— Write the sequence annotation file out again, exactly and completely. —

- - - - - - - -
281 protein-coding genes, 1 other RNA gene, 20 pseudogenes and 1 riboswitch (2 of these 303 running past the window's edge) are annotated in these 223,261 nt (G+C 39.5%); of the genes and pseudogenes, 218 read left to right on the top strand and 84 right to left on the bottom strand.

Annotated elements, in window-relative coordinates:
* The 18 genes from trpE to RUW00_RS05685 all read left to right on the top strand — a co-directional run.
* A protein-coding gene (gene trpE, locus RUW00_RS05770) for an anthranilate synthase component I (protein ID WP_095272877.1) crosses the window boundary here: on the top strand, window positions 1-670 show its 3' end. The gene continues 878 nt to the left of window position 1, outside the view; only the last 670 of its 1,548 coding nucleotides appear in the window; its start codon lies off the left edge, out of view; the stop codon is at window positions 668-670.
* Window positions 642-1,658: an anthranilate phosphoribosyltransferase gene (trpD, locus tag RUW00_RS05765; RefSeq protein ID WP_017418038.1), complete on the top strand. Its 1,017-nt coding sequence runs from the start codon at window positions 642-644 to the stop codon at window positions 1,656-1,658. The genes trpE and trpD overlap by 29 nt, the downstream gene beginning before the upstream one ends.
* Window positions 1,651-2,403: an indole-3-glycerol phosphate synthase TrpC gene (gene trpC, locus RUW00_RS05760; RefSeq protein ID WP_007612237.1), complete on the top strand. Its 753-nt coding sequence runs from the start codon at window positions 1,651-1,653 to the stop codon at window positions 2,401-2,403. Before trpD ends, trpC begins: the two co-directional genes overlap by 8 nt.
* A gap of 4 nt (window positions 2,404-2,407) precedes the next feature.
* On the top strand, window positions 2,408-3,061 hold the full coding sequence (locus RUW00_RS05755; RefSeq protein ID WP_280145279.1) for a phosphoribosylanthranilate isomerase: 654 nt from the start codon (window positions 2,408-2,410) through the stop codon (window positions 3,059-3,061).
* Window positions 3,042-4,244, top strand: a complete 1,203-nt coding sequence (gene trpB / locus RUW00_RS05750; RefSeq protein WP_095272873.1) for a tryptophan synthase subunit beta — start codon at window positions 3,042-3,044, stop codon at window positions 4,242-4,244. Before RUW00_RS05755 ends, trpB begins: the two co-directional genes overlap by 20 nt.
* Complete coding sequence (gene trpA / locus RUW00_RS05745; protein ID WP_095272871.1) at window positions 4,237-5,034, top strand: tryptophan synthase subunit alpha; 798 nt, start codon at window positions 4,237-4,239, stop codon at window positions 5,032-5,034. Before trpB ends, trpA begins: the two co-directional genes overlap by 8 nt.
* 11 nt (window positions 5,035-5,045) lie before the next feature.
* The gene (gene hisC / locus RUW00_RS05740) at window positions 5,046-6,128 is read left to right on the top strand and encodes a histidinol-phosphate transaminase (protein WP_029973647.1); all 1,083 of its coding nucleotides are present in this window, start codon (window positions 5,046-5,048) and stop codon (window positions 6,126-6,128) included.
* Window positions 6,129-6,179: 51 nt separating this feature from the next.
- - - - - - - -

281 protein-coding genes, 1 other RNA gene, 20 pseudogenes and 1 riboswitch (2 of these 303 running past the window's edge) are annotated in these 223,261 nt (G+C 39.5%); of the genes and pseudogenes, 218 read left to right on the top strand and 84 right to left on the bottom strand.

Annotated elements, in window-relative coordinates:
* The 18 genes from trpE to RUW00_RS05685 all read left to right on the top strand — a co-directional run.
* A protein-coding gene (gene trpE, locus RUW00_RS05770) for an anthranilate synthase component I (protein ID WP_095272877.1) crosses the window boundary here: on the top strand, window positions 1-670 show its 3' end. The gene continues 878 nt to the left of window position 1, outside the view; only the last 670 of its 1,548 coding nucleotides appear in the window; its start codon lies off the left edge, out of view; the stop codon is at window positions 668-670.
* Window positions 642-1,658: an anthranilate phosphoribosyltransferase gene (trpD, locus tag RUW00_RS05765; RefSeq protein ID WP_017418038.1), complete on the top strand. Its 1,017-nt coding sequence runs from the start codon at window positions 642-644 to the stop codon at window positions 1,656-1,658. The genes trpE and trpD overlap by 29 nt, the downstream gene beginning before the upstream one ends.
* Window positions 1,651-2,403: an indole-3-glycerol phosphate synthase TrpC gene (gene trpC, locus RUW00_RS05760; RefSeq protein ID WP_007612237.1), complete on the top strand. Its 753-nt coding sequence runs from the start codon at window positions 1,651-1,653 to the stop codon at window positions 2,401-2,403. Before trpD ends, trpC begins: the two co-directional genes overlap by 8 nt.
* A gap of 4 nt (window positions 2,404-2,407) precedes the next feature.
* On the top strand, window positions 2,408-3,061 hold the full coding sequence (locus RUW00_RS05755; RefSeq protein ID WP_280145279.1) for a phosphoribosylanthranilate isomerase: 654 nt from the start codon (window positions 2,408-2,410) through the stop codon (window positions 3,059-3,061).
* Window positions 3,042-4,244, top strand: a complete 1,203-nt coding sequence (gene trpB / locus RUW00_RS05750; RefSeq protein WP_095272873.1) for a tryptophan synthase subunit beta — start codon at window positions 3,042-3,044, stop codon at window positions 4,242-4,244. Before RUW00_RS05755 ends, trpB begins: the two co-directional genes overlap by 20 nt.
* Complete coding sequence (gene trpA / locus RUW00_RS05745; protein ID WP_095272871.1) at window positions 4,237-5,034, top strand: tryptophan synthase subunit alpha; 798 nt, start codon at window positions 4,237-4,239, stop codon at window positions 5,032-5,034. Before trpB ends, trpA begins: the two co-directional genes overlap by 8 nt.
* 11 nt (window positions 5,035-5,045) lie before the next feature.
* The gene (gene hisC / locus RUW00_RS05740) at window positions 5,046-6,128 is read left to right on the top strand and encodes a histidinol-phosphate transaminase (protein WP_029973647.1); all 1,083 of its coding nucleotides are present in this window, start codon (window positions 5,046-5,048) and stop codon (window positions 6,126-6,128) included.
* Window positions 6,129-6,179: 51 nt separating this feature from the next.